Their first objection is the “lack of definition and common understanding” of such designations and so “confusion, misunderstanding, and misperception have resulted”. Their second is that in Scripture and Christian tradition “we do not find the people of God defining themselves or forming relationships and communities according to sexual desire and attractions”. Thirdly, there is the concern “with adding more adjectives to describe different sorts of Christians”. This concern with adjectives seems to be a particular concern as the Presiding Bishop’s letter highlights – “our discouraging the use of any pronoun [sic] before Christian, specifically “Gay Christian”.” Another clear concern in the statement is that such language will become widely accepted among younger Christians and the next generation:
Although not prominent in the original statement, Foley Beach’s letter and subsequent developments makes clear that another major concern is also reaction from conservative provinces elsewhere in the world, to which we will return later.
The statement is thus clear in its assessment:
Recognising that “we all need language to help us describe and confess “the devices and desires of our own hearts” as our Book of Common Prayer states” and “that our youth and adults need language to share about their experience” the bishops write –
Evaluating the ACNA Statement
Although the focus here is on formal church usage, the strength of the language used cannot but have an impact on those “Christians who experience same-sex attraction”, all of whom have to wrestle with how to understand and speak about their experience of sexuality in ways that “Christians who experience opposite-sex attraction” do not. The message that comes across is that the church objects to them describing themselves as “gay Christians”. This then gives fuel to those (whether traditional Christians or non-Christians who identify as LGBT) who argue “you cannot be gay and a Christian”. It is also likely to lead to an increase in the sense of shame and being second-class (or worse) simply because of the pattern of one’s attractions. It looks horribly like an attempt to effectively silence the voices of anyone who experiences same-sex attraction who wishes to speak in their own way about their own experience and own understanding of who they are in Christ and who wishes to try to help those without that experience to understand them better. Instead of learning the importance of “no talking about us, without us”, the church appears to be saying “no talking about yourselves, and certainly no talking with us, without using our approved language for yourselves”.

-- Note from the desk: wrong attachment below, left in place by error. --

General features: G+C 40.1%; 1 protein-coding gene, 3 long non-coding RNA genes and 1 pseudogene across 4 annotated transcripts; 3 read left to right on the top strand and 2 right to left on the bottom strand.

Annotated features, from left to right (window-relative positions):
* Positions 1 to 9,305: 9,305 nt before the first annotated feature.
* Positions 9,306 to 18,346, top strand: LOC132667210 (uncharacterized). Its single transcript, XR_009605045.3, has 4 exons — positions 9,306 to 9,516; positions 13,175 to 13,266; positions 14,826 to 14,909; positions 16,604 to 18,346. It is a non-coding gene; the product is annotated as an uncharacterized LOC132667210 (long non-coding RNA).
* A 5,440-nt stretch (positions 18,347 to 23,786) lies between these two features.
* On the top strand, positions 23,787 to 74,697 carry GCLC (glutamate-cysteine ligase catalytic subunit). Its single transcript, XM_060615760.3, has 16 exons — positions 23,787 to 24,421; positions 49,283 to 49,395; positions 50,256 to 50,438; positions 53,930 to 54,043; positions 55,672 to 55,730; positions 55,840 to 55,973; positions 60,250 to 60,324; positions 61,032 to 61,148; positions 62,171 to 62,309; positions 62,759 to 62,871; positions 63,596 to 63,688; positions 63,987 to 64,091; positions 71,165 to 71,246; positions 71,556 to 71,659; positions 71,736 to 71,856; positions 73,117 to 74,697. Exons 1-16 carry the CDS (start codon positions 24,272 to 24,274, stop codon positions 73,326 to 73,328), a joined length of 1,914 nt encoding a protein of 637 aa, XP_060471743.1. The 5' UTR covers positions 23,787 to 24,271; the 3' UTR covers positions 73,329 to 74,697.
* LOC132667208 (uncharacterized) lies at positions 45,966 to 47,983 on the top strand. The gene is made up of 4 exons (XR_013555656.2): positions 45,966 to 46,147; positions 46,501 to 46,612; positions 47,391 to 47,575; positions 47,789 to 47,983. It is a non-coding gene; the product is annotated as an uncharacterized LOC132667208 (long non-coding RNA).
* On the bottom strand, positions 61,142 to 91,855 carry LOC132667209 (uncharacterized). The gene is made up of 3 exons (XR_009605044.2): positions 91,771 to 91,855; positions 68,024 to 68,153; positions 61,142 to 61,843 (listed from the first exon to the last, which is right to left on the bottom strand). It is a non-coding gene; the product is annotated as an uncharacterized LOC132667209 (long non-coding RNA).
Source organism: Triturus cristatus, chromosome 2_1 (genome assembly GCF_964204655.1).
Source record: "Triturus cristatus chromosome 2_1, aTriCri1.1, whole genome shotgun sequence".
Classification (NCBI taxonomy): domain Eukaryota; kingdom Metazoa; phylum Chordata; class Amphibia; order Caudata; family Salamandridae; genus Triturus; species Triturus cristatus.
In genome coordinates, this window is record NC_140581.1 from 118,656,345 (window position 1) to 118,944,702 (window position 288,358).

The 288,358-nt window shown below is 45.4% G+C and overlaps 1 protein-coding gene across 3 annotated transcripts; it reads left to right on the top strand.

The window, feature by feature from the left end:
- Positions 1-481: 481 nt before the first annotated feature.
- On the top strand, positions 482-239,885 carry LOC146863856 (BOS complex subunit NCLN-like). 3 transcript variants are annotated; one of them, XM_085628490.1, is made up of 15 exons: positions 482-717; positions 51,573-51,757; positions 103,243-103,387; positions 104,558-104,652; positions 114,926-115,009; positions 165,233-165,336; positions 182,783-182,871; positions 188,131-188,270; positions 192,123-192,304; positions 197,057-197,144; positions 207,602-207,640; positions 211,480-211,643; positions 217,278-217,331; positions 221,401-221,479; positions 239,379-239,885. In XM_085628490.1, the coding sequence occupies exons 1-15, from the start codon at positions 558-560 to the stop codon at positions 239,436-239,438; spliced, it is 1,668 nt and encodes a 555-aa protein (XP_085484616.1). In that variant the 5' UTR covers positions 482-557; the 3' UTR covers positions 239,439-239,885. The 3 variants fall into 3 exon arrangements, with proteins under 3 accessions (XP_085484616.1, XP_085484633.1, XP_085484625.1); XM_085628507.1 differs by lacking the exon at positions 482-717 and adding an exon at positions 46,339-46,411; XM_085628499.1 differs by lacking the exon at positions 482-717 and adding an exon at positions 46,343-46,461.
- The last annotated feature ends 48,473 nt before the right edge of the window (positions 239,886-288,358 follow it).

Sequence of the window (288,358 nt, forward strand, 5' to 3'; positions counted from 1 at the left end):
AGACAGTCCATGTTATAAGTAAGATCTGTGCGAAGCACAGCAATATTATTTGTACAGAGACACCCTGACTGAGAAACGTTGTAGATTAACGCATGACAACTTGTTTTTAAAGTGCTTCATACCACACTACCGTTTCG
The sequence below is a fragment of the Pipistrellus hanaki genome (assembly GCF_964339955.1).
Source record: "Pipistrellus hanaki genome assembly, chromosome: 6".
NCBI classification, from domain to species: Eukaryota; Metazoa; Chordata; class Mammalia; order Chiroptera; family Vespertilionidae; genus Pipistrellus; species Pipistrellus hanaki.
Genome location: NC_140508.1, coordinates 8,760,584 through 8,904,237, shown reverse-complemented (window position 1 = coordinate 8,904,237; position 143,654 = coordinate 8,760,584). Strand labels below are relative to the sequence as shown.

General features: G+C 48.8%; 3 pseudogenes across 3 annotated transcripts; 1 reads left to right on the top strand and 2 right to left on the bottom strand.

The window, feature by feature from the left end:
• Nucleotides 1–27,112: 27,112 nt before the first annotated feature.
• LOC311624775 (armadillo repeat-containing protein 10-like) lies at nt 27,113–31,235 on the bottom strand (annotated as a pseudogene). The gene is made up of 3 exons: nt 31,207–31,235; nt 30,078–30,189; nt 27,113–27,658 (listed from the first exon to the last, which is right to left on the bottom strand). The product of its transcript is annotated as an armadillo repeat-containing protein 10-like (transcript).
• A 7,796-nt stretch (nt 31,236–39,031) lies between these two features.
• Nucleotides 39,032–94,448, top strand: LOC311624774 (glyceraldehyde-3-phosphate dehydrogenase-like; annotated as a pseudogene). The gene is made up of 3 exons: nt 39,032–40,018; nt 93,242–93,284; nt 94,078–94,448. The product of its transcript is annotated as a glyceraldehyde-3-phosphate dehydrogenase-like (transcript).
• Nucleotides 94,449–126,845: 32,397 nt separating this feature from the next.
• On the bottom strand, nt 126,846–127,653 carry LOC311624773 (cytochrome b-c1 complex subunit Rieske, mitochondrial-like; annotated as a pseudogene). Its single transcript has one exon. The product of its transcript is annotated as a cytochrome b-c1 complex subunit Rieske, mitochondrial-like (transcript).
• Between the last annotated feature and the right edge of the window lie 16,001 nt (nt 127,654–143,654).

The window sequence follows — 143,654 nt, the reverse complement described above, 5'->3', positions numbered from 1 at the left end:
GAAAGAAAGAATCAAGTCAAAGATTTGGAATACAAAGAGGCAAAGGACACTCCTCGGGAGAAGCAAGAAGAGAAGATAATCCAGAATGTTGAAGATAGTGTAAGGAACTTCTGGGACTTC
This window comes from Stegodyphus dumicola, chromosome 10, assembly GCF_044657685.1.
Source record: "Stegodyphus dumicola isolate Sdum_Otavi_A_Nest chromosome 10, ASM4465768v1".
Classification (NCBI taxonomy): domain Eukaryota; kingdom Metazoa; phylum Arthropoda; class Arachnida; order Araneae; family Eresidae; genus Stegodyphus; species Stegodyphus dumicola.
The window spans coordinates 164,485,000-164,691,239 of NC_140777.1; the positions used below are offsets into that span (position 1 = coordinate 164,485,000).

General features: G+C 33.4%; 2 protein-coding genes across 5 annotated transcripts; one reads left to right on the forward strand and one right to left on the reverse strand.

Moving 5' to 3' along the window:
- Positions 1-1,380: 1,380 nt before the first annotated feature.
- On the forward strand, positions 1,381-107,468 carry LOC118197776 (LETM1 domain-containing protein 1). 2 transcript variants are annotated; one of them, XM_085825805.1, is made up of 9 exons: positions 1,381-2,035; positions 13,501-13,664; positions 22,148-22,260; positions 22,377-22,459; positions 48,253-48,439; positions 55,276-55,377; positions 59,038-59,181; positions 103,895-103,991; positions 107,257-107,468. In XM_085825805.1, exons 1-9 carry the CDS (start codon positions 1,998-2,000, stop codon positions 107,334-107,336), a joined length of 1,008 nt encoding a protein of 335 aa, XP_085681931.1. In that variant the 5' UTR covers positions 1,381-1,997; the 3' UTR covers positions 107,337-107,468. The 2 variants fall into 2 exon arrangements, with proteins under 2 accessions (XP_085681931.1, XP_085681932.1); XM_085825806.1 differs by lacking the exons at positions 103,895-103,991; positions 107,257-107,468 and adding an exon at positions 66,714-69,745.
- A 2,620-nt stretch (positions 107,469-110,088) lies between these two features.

The concern about “adjectives to describe different sorts of Christians” appears particularly peculiar. Such qualifiers are everywhere, not least because every Christian has many other identifying characteristics with which they may describe themselves and which may well be conjoined with describing themselves as a Christian (or even as a church). They are used to differentiate oneself from other fellow Christians – Anglican, charismatic, evangelical, traditional, orthodox. They are used to describe important features of a person’s life whether they are or are not a Christian – single, married, divorced – and can be particularly important when that feature marks someone out as part of a minority which has experience of prejudice, misunderstanding and mistreatment from the majority (black, disabled, Jewish). They are used for social identities and communities of which we are part and which as such always carry the risk of becoming, as the bishops note, “a kind of idolatry”. Here one might think of national designations – American, English. Sometimes the linguistic structure is reversed, and we use such words as a noun which is qualified by the term Christian – Christian medic or lawyer or banker or businessman. In the past this is how describing sexuality was often handled by conservatives – one of the first books addressing the subject from an evangelical publisher had the subtitle “Letters of a Christian Homosexual”. Arguably this form of language is even more problematic giving primacy to the identity captured in the noun with “Christian” simply a qualifier of that identity. Are all these self-descriptors similarly to be eschewed and replaced with cumbersome phrases so we speak of ourselves as Christians who experience being married, being black, being American, being a teacher? Or is this only required with those descriptors that relate to the experience of sexual minorities?